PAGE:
My chosen recipe book for September was The Smitten Kitchen Cookbook by Deb Perelman, who writes the well known cooking blog Smitten Kitchen. I love her blog, and her Instagram feed - especially her stories - and find her approach to cooking very inspiring. I've used this book a lot, but only the Sweet Things chapter. I have never used it for meals, which is a shame, as the cake chapter is only one part of the book. Chapters are divided into breakfast, salads, sandwiches etc, vegetarian main dishes, meat main dishes, sweet things and party food. Recipes are well laid out, easy to follow and each with a nice introduction, giving a little background or context to the development of the recipe.
The first meal was a real test. Usually, I choose meals for this challenge that can be cooked at the weekend and eaten together on a Sunday night. I prefer not to have to get to know a new recipe when I am feeling rushed, but the meat needed eating up (and we have quite a relaxed approach to use by dates in this house at the best of times) so I decided to cook these tomato-glazed meatloaves with mashed potatoes on a busy week night with two hungry, waiting children, John late back from work and a puppy underfoot. That's some test.
You begin by making the tomato glaze, briefly simmering together tomato puree, vinegar, mustard and a few other spices to create what is essentially a quick, fancy ketchup.
The meatballs required a little more attention, but not much.
You finely chop some vegetables in the food processor then cook them for a little while.
Then add them to the bowl containing minced beef and bread crumbs.
Then the best part; wash your hands, roll up your sleeves and squish everything together with your fingers until it's combined and you have lots of large meatballs (or mini meatloaves).
Once glazed you bake them and serve with mashed potato, and then take a really terrible, unappetising photo of them.
They were nice but the whole dish needed more liquid. I could've done with ten times as much of that delicious tomato glaze/sauce to go with the meatloaf and potatoes which are, let's face it, a little on the dry side, especially when you're doing slimming world and can't put loads of butter in the mash.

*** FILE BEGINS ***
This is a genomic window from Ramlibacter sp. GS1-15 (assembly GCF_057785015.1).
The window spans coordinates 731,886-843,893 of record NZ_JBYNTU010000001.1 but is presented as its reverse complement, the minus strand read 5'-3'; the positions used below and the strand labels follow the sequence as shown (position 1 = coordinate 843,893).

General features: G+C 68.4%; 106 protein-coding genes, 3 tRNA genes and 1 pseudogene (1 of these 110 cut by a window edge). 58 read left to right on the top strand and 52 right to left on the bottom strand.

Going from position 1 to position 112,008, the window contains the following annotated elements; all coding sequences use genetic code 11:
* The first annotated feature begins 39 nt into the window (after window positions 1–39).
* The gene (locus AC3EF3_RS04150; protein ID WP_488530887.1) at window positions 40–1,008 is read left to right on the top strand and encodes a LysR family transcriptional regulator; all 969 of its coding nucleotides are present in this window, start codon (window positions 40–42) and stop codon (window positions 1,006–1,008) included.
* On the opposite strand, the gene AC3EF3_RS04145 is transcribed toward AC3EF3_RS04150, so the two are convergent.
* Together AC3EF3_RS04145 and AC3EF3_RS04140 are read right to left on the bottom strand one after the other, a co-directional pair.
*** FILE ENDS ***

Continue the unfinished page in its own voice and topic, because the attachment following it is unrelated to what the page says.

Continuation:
The second dish was wild rice gratin with kale and caremelised onions. This was a really last minute choice which I had no expectations of, and it turned out to be one of the best things I've cooked this year. And it was so easy.
You cook some wild rice and, while it's boiling, fry onions until they're really soft and sweet then add kale although I used cavolo nero as we had some lurking in the fridge.
You mix the cooked rice, onions and greens together in an oven dish with grated cheese, add a little stock to stop it drying out, then top it with breadcrumbs and more cheese.
Then you bake it until the top is crunchy and bubbling.
I know, it looks so boring, but it's so good. The wild rice is chewy and the topping crispy, and the combination of cheese, onions and greens together is amazing. I'd never thought to cook a rice dish like a gratin, but it was so good. Definitely one to make again.
I am joining in with Penny's Cookery Calendar Challenge in which, each month, I choose a neglected cookery book from my shelves and cook two meals from it. My choice for October is Scandinavian Comfort Food by Trine Hahnemann, a birthday gift which I haven't used much. It is, incredibly, only £8.99 on Amazon at the moment, which is not much more than the price of a couple of magazines, so if you were thinking of a little early Christmas shopping, or a treat for yourself, you could do worse. Amazon didn't pay me to tell you that by the way, just see me as your cookery book buying enabler, helping you fill your shelves with tempting and beautifully produced volumes of recipes...